What to Put in a Home Bike Tool Kit

Working on your bike can be intimidating, especially if you’ve hardly touched a tool before. But doing your own repairs doesn’t need to be scary. The majority of adjustments you will ever need to do are simple and can be accomplished with just a few tools, and by remembering “righty tighty, lefty loosey.” Working on your bike can be a very rewarding experience, and once you have a few basic repairs under your belt you’ll be an even more confident cyclist with a better connection to your bike. Plus, knowing how to do basic repairs will save you from trips to the bike shop every time a little thing goes wrong, and will help you notice issues with your bike before they become problems on the road.

The Basics

If you’re starting from scratch with home bicycle repair, just a few simple tools will see you through the most common and easy to fix repairs. You might even already have some of these tools in the garage or in a flat kit on your bike. Just a pump, multi-tool and tire levers will get you started.


If you have nothing else, at least get a good floor pump. Keeping tires properly inflated and topped up regularly will not only make your bike faster and more enjoyable, but will also make it safer and easier to control. Not to mention it will extend the life of your tires, saving you money. Here are some of our favorites that are built to last and get the job done without breaking the bank.

Specialized Air Tool Comp

We’ve long loved Specialized’s Air Tool pump. The first half of the gauge on this pump shows pressure from 0 to 30 PSI to make inflating mountain bike and high volume tires easier, while the second half, 30 to 120 PSI, is for high pressure road bike tires. And the pump head automatically switches between Presta and Schrader valves, so there’s no need to fiddle with the pump.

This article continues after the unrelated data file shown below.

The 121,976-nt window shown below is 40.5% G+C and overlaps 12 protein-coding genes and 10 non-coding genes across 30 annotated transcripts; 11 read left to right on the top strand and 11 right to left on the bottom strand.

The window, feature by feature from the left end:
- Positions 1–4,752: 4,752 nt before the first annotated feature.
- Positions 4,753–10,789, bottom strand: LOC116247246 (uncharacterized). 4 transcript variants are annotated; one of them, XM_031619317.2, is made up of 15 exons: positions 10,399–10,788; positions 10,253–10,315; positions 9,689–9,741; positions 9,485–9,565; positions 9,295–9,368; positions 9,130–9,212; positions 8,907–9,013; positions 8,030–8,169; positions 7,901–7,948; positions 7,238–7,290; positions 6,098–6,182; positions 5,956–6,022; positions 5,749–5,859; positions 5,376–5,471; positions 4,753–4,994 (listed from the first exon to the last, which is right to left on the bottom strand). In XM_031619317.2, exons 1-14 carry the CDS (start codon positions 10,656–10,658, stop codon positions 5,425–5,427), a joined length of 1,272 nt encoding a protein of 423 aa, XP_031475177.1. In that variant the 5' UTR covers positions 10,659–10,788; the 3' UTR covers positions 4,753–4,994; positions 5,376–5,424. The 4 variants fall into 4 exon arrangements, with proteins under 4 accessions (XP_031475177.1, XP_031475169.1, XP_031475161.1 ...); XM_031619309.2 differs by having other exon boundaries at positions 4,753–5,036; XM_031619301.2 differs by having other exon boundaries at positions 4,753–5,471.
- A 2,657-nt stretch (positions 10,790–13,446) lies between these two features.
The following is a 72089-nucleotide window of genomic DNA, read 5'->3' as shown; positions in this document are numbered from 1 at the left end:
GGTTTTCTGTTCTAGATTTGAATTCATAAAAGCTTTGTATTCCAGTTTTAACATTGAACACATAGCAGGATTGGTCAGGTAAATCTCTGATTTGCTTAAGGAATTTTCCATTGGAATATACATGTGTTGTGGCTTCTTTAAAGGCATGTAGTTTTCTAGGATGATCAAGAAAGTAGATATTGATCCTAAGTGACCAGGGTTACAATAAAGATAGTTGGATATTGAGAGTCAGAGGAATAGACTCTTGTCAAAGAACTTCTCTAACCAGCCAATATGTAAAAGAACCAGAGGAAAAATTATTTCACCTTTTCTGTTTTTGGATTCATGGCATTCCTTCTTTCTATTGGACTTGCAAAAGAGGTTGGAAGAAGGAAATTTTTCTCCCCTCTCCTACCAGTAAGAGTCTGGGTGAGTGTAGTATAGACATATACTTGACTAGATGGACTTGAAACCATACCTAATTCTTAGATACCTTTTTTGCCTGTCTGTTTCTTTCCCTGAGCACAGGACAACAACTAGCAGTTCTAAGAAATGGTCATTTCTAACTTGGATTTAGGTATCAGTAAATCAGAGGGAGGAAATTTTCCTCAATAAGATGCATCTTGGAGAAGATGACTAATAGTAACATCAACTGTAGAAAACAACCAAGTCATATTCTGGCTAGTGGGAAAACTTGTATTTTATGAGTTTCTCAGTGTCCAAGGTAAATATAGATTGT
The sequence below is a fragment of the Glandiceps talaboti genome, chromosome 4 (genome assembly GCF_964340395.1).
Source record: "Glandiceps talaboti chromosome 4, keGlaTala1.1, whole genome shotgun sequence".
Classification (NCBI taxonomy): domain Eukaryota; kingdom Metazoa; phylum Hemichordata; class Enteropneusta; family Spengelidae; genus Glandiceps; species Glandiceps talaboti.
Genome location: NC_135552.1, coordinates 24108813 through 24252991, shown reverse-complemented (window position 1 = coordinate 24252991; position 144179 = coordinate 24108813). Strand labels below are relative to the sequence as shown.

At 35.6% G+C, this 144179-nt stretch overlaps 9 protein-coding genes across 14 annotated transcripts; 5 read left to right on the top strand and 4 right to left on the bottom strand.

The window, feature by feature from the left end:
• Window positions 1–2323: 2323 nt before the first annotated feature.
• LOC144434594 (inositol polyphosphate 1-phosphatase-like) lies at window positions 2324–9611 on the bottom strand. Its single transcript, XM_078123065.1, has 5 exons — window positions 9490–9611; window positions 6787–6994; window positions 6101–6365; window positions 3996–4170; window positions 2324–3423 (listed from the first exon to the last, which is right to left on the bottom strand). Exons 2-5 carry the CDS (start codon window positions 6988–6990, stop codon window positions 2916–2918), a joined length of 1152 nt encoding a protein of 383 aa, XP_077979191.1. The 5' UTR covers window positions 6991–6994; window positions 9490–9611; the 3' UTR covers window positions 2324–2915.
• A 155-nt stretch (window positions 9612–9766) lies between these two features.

$60; specialized.com

Lezyne Steel Floor Drive


Lezyne has made a name for itself making high quality pumps, lights, tools and other bike accessories. The Steel Floor Drive is a beautiful pump with a varnished wood handle and an easy to read gauge. It also comes with an ABS1 Pro pump head which can handle super high pressures way beyond what you’ll ever need.

$60; lezyne.com

Topeak JoeBlow

The yellow and black Topeak JoeBlow can be found in countless garages for good reason. Its versatility and longevity at an agreeable price make it a fantastic deal. The pump head can take on Presta or Schrader valves, and the pump even includes a place to hold a needle to inflate balls, making it a one stop solution for most things you need to inflate at home.

$50; topeak.com


If you don’t plan on picking up many tools for your home shop, we would recommend splurging on a well made multi-tool, with at least a hex wrench (aka allen wrench) set including 3mm, 4mm, 5mm and 6mm sizes, a screwdriver and a T25 Torx wrench. Multi-tools often come with more tools than this—which are great to have—but the ones we just mentioned will let you take care of most basic repairs that come up, like adjusting seat height and handlebars.

Topeak Mini PT30

Topeak’s Mini PT30 tool has just about everything you would ever need and more, 30 tools total, for a road or trailside repair, all in a super durable package. Of course, it works well for home repairs as well!

$50; topeak.com

Lezyne V-5

If you want to keep things minimal, and under $20 but with quality that will last, this tool from Lezyne provides the most common hex wrench sizes—3mm, 4mm, 5mm, 6mm—as well as a Phillips head screwdriver.

$18; lezyne.com

Tire Levers

A set of tire levers is essential for completing one of the most common repairs you will do: changing a flat. Luckily these aren’t expensive. You can pick up a set at a local bike shop for about $5.


Pedro’s yellow levers are the iconic design that probably comes to mind when you think of tire levers.

$5 per pair; pedros.com 

Park Tool Steel Core Levers

If you want a more substantial tool that will last forever, opt for Park Tool’s steel core levers, which can remove the toughest tires without snapping. Though these one are much pricier, they are made for the long haul.